Chronic granulomatous disease (CGD) is a rare primary immunodeficiency, mainly affecting phagocytes, which is characterized by an increased susceptibility to severe and recurrent bacterial and fungal infections, along with the development of granulomas.
The average worldwide birth prevalence is estimated at 1/ 217,000.
CGD can present at any age but is most commonly diagnosed before the age of 5 years. Manifestations include severe and recurrent infections most often due to a characteristic group of pathogens (including Staphylococcus aureus and Aspergillus spp) as well as granulomatous lesions mainly localized to the lung, lymph nodes, gastrointestinal tract and liver. Up to 50% of patients present with diarrhea, abdominal pain, and failure to thrive. Pneumonia, abscesses, cellulitis, adenitis and osteomyelitis are common. Mycobacterial diseases are usually limited to tuberculosis or regional and disseminated Bacillus Calmette-Guérin (BCG) infections. Invasive fungal infections are frequent. Dysregulated inflammation and granuloma formation can cause chorioretinal lesions, functional gastric outlet obstruction, inflammatory bowel disease (IBD), and wound dehiscence. Most female carriers are asymptomatic (unless >80% of their neutrophils are dysfunctional). Autoimmune disorders such as discoid lupus erythematosus and antiphospholipid syndrome (see these terms) can occur in some.
CGD is caused by mutations in any one of the 5 genes encoding the phagocyte nicotinamide adenine dinucleotide phosphate (NADPH) oxidase subunits. A mutation in the CYBB gene (Xp21.1) is seen in 65% of cases in North America and Western Europe. The other 35% of cases are due to mutations in the CYBA (16q24), NCF1 (7q11.23), NCF2 (1q25), and NCF4 (22q13.1) genes. A deficiency in the NADPH oxidase enzyme complex leads to decreased production of reactive oxygen species (used by phagocytes to kill bacteria and fungi). The X-linked form of CGD typically presents with infection or IBD earlier than the NCF1-related form. To date, the NCF4-related form has only been associated with IBD but no severe infections
Diagnosis is suspected on clinical findings and confirmed by laboratory tests. Nitroblue tetrazolium (NBT) or dihydrorhodamine (DHR) oxidation assays measure the neutrophil superoxide production by the NADPH oxidase complex, which is absent or greatly reduced. Western blot analysis can confirm the absence of the specific NADPH oxidase complex subunit involved. Molecular genetic testing can be used to confirm diagnosis, but is not necessary.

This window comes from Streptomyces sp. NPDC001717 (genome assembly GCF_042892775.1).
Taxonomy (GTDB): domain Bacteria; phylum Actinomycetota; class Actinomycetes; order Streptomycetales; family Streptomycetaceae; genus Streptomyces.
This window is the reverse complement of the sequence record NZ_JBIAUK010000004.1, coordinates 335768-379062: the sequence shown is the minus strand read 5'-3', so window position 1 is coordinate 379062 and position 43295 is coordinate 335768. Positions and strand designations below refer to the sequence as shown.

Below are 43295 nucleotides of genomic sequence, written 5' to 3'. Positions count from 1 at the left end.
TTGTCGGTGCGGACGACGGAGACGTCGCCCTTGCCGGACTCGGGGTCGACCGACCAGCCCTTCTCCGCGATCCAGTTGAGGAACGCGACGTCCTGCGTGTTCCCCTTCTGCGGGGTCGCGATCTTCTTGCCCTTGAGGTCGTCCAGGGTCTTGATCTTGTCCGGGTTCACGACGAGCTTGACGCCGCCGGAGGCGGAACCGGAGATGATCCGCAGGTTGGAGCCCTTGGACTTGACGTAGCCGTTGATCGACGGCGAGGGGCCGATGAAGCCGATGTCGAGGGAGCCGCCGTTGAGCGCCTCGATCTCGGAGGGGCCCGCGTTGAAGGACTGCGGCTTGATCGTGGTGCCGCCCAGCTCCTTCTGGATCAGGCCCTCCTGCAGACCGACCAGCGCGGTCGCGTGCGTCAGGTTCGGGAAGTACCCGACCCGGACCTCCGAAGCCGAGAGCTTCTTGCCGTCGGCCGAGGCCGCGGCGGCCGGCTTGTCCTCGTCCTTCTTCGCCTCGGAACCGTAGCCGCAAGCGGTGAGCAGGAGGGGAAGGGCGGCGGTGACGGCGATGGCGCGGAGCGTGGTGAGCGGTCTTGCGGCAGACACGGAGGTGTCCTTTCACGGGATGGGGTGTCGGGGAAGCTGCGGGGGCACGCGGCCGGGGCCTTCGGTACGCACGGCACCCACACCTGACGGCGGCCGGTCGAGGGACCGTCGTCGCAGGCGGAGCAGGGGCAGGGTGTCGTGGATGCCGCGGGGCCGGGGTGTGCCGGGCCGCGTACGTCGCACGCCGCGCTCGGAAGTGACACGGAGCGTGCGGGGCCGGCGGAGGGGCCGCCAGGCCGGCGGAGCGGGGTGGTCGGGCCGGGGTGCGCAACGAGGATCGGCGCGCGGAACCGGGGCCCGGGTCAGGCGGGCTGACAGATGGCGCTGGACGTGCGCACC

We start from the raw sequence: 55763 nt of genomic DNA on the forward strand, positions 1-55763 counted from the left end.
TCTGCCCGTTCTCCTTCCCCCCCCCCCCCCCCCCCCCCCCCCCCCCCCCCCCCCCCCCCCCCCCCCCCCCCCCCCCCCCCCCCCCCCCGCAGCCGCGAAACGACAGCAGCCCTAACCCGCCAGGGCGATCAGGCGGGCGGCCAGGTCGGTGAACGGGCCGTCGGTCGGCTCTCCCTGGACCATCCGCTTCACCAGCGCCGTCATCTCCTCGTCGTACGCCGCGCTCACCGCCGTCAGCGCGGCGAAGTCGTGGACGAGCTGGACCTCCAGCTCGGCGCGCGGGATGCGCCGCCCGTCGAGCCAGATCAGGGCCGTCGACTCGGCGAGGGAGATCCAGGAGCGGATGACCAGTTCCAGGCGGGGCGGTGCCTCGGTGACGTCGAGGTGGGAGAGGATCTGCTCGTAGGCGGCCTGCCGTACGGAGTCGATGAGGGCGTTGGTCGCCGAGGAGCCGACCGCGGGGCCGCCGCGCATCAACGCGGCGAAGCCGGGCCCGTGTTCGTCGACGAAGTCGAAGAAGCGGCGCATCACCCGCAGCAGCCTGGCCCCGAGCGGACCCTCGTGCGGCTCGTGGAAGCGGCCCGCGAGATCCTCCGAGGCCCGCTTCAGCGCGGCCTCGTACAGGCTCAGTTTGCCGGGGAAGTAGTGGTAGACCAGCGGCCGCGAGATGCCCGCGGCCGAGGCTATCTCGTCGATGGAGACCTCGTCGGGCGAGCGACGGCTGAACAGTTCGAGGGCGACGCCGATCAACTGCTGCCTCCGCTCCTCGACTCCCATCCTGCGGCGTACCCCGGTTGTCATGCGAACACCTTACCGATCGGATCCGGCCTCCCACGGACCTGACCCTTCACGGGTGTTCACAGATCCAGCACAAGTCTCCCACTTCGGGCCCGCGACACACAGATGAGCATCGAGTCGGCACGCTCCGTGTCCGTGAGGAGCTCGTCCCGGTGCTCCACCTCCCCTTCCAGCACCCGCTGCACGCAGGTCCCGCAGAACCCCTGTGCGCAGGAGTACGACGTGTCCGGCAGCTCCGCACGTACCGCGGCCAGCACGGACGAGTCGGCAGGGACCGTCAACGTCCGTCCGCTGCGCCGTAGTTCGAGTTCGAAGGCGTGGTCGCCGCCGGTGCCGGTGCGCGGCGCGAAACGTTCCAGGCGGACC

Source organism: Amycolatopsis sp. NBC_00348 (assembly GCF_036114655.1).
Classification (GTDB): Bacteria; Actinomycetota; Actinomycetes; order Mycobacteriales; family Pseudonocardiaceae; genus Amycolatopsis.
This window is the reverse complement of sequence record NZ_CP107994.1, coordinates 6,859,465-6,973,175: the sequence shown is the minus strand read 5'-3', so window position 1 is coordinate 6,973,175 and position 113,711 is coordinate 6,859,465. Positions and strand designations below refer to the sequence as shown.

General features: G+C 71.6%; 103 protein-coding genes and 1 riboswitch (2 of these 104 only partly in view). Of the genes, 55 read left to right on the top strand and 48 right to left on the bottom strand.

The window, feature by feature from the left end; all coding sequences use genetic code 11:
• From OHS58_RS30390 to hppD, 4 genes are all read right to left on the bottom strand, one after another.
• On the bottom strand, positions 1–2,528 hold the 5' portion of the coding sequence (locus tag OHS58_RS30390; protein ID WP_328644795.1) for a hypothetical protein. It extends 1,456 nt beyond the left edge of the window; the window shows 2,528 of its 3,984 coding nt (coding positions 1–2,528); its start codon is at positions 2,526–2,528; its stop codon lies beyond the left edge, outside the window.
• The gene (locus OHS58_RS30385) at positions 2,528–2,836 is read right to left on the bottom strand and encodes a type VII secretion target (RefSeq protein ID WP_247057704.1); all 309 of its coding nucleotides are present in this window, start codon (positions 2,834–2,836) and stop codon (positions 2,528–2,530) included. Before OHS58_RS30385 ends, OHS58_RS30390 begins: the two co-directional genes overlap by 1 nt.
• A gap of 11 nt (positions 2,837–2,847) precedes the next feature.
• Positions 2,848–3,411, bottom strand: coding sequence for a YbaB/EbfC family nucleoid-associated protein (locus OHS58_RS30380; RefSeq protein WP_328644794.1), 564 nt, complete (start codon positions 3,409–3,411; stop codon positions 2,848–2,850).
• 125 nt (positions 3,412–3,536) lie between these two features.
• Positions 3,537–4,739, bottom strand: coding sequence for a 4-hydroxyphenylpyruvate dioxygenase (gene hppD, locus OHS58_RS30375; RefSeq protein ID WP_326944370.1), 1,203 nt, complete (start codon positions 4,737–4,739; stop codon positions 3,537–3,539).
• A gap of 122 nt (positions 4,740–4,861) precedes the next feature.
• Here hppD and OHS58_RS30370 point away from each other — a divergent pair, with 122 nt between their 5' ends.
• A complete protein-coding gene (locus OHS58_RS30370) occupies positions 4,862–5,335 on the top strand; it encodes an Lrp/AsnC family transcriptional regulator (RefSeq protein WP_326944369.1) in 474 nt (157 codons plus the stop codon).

Differential diagnosis includes cystic fibrosis, Crohn disease, hyper-IgE syndrome, allergic bronchopulmonary aspergillosis, glutathione synthetase deficiency, and secondary hemophagocytic lymphohistiocytosis (see these terms). Myeloperoxidase deficiency (see this term) must also be excluded, as it gives a false positive for the DHR assay test.
Prenatal diagnosis is possible in families with a disease causing mutation.
CGD follows an X-linked pattern of inheritance in those with a CYBB mutation. It can also be inherited autosomal recessively (due to CYBA, NCF1, NCF2 and NCF4 mutations). Genetic counseling is possible in families when a disease causing gene has been identified.
Antibacterial and antifungal prophylaxis is essential in preventing the infections seen in CGD. Lifelong daily doses of trimethoprim-sulfamethoxazole (antibacterial) and itraconazole (anti-fungal) are recommended. Interferon-gamma, 3 times weekly, is also recommended. Hematopoietic stem cell transplantation may be curative and is increasingly used. In those with severe infections, granulocyte transfusions are sometimes used.
The prognosis has greatly improved with the use of antibacterial and antifungal prophylaxis therapy, with most patients living well into adulthood.
Last update: November 2014
- Dr Emilia FALCONE
- Dr Steven HOLLAND